One big aspect of the Dark Sun setting is that it turns many traditional fantasy tropes on their heads. Elves here, for example, are nomadic and known for their ability to run long distances more than anything else. The halfling tribes vary, but cannibalism is strongly associated with several such desert dwelling tribes. Dwarves are unsurprisingly stout, but also beardless, task focused, and without a land to call their own. Tieflings remain largely unchanged, and Dragonborn are called Dray here where they take up the role of an ancient people of few numbers who are drawn to arcane magic and often suspected of collaboration with the Sorcerer Kings due to their tendency to make bargains for magic licenses.

Eladrin are rare here, since there are so few portals to the feywild, and more likely to be viewed simply as another type of elf. This is a similar sitdark-sun-logo-4e[1]uation the Kalashtar find themselves in, being viewed really as just psionically evolved humans. The Goliath race has been repackaged as the Half-Giant, which makes since given how similar the racial modifiers were to begin with. The approach is excellent overall, incorporating many options while maintaining the feel of the setting.

New races include the Mul and the Thri-Kreen. Mul are half-dwarves bred for endurance and slave labor. Their stats include: Mul +2 Con; +2 Str or Wis. +2 End, +2 Streetwise. Speed 6, +1 Healing Surge. Choose whether you count as Human or Dwarf at creation. Only need to sleep 6 hours of every 72 to get the benefit of an extended rest. Encounter Power: Incredible Toughness – At the start of your turn (trigger) end any ongoing damage or dazed, slowed, stunned, or weakened condition.

The Thri-kreen are a desert dwelling insectoid race with stats that include: +2 Dex; +2 Str or Wis. Speed 7, Low-Light, +2 Athletics, +2 Nature, once per turn draw or sheath weapon as a quick action, always considered to have a running start when jumping, require only 4 hours of sleep and stay aware of surroundings while resting. Encounter Power: Thri-Kreen Claws – Melee 1, 1/2/3 enemies, 1d8 + Str/Dex/Wis mod. Gain a bonus to the damage equal to the number of targets.

Let’s delve into additional mechanical options. The big addition here comes in the form of Themes. Themes are chosen at character creation and offer a character a new power, access to two additional Paragon Paths, and the ability to swap out powers with a specific set of powers. The Themes work well here in aiding existing classes in adhering to character concepts introduced in the original Dark Sun boxed set.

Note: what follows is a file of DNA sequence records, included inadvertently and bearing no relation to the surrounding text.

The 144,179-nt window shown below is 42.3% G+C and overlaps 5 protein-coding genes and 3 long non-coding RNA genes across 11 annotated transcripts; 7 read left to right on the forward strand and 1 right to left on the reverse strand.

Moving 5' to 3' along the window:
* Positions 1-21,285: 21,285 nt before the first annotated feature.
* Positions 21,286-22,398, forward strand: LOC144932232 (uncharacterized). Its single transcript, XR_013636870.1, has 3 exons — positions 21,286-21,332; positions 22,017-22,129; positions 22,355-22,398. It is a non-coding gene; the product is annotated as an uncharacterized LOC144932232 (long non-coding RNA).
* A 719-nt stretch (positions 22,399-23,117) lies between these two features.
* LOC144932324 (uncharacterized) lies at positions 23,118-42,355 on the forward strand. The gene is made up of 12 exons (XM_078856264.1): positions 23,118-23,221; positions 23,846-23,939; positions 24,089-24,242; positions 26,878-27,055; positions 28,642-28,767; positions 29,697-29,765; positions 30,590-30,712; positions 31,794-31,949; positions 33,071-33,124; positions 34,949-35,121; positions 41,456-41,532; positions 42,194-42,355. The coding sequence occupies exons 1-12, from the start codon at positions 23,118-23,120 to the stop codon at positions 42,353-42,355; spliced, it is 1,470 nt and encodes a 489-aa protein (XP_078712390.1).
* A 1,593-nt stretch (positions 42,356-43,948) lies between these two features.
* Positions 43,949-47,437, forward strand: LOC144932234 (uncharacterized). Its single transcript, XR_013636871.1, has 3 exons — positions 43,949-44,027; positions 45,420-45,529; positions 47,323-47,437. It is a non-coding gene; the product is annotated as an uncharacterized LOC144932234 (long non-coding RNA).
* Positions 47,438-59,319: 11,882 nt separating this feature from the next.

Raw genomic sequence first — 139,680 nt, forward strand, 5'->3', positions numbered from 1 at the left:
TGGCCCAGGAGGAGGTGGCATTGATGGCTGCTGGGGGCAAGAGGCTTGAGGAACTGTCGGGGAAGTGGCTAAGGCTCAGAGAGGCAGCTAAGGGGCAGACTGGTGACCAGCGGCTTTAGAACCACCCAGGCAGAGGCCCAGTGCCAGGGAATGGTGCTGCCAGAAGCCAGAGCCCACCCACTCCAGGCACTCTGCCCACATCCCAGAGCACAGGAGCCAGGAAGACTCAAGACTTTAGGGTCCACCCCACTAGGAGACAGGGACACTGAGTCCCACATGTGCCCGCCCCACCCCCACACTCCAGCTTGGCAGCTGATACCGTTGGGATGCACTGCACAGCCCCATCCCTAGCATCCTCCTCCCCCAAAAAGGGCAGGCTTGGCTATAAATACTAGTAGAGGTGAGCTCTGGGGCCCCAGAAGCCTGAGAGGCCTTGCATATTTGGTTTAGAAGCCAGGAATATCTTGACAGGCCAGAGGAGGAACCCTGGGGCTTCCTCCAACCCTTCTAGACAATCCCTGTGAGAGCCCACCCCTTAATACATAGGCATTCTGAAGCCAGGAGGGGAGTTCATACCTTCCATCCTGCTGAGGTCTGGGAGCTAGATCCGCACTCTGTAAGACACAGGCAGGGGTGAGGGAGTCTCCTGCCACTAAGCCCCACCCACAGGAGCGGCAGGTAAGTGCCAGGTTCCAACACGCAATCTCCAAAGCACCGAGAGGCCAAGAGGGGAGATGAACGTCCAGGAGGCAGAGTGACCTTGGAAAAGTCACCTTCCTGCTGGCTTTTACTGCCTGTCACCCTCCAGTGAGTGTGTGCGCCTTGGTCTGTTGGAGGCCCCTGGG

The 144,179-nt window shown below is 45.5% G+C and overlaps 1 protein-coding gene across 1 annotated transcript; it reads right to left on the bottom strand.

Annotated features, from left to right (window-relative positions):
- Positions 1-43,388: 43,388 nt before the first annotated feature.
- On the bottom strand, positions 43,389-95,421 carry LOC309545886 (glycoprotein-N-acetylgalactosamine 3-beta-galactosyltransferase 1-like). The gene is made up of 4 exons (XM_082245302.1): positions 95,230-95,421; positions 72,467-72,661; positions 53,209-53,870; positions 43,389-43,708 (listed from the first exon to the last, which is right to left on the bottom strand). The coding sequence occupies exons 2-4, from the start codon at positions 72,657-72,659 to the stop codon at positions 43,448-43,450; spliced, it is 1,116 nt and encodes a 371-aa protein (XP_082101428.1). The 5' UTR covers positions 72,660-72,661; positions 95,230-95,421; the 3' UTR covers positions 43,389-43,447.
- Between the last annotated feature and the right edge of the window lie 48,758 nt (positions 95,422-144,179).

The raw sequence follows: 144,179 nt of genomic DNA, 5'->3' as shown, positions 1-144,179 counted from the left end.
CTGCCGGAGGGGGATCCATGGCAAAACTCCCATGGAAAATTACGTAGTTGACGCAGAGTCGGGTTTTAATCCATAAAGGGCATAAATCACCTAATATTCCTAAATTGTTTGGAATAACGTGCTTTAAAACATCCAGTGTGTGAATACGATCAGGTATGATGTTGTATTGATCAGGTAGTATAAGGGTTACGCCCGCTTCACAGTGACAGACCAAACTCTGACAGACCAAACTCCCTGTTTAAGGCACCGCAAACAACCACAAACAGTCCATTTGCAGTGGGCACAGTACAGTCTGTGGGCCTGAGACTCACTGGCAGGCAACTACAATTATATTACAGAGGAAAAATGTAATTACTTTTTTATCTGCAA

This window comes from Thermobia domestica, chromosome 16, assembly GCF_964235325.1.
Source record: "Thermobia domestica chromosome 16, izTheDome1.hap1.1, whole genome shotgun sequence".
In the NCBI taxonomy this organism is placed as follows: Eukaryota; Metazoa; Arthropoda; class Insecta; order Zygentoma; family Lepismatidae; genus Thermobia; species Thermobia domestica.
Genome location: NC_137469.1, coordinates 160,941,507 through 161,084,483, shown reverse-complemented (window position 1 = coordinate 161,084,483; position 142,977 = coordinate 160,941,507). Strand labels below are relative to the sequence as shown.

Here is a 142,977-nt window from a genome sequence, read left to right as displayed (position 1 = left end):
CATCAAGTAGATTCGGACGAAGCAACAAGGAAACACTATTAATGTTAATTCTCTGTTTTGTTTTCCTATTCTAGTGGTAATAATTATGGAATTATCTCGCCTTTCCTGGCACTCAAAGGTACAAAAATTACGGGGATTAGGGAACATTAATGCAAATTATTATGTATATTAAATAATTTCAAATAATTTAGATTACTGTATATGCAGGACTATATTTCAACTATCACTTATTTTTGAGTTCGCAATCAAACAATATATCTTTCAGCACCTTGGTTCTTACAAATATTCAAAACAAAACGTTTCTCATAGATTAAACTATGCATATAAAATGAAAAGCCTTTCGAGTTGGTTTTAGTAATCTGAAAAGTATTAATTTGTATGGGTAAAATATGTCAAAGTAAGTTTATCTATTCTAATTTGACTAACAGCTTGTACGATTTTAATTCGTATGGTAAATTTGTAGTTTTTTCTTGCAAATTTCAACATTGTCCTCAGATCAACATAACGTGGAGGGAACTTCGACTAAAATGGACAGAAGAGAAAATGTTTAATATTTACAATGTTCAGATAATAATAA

excerpts_20100809 The Themes here include: Athasian Minstrel (bard skilled with poisons), Dune Trader, Elemental Priest, Gladiator, Noble Adept, Primal Guardian, Templar, Veiled Alliance (illusion/misdirection mages), Wasteland Nomad, and Wilder. Each of these does an excellent job of aiding a player in realizing a concept without requiring the player to give up a specific class option. The power lists for each of these classes are solid, and in some cases they can work well for realizing concepts beyond those initially listed. A Veiled Alliance member, for example, is a wizard who practices preserving magic and hides his or her talent from society. The power list, however, can also work well for an illusionist or diviner. Being able to swap as few or as many class powers as desired is quite nice, though there is the risk that a group’s roles could get a little screwy if players are making heavy use of Themes.

Themes and the twenty Paragon Paths associated with them are only the tip of the iceberg in terms of character options. This setting emphasizes psionics over magic due to the fact that magic is often very destructive to the local world, resulting in wizardy being outlawed except for a few licensed practitioners who serve the sorcerer kings. To reflect this, a new mechanic for Defiling magic is introduced. Spellcasters may reroll any and all Daily arcane attack powers once. The down side is that doing so deals necrotic damage to all allies within 20 squares equal to one half of a healing surge. This is a weak mechanic and does a poor job of implementing Defiling magic, especially given how big of a deal Defiling was in previous editions of the setting. That other arcane magic can be automatically disguised as a different type of magic further deemphasizes the setting implications of being a magic user.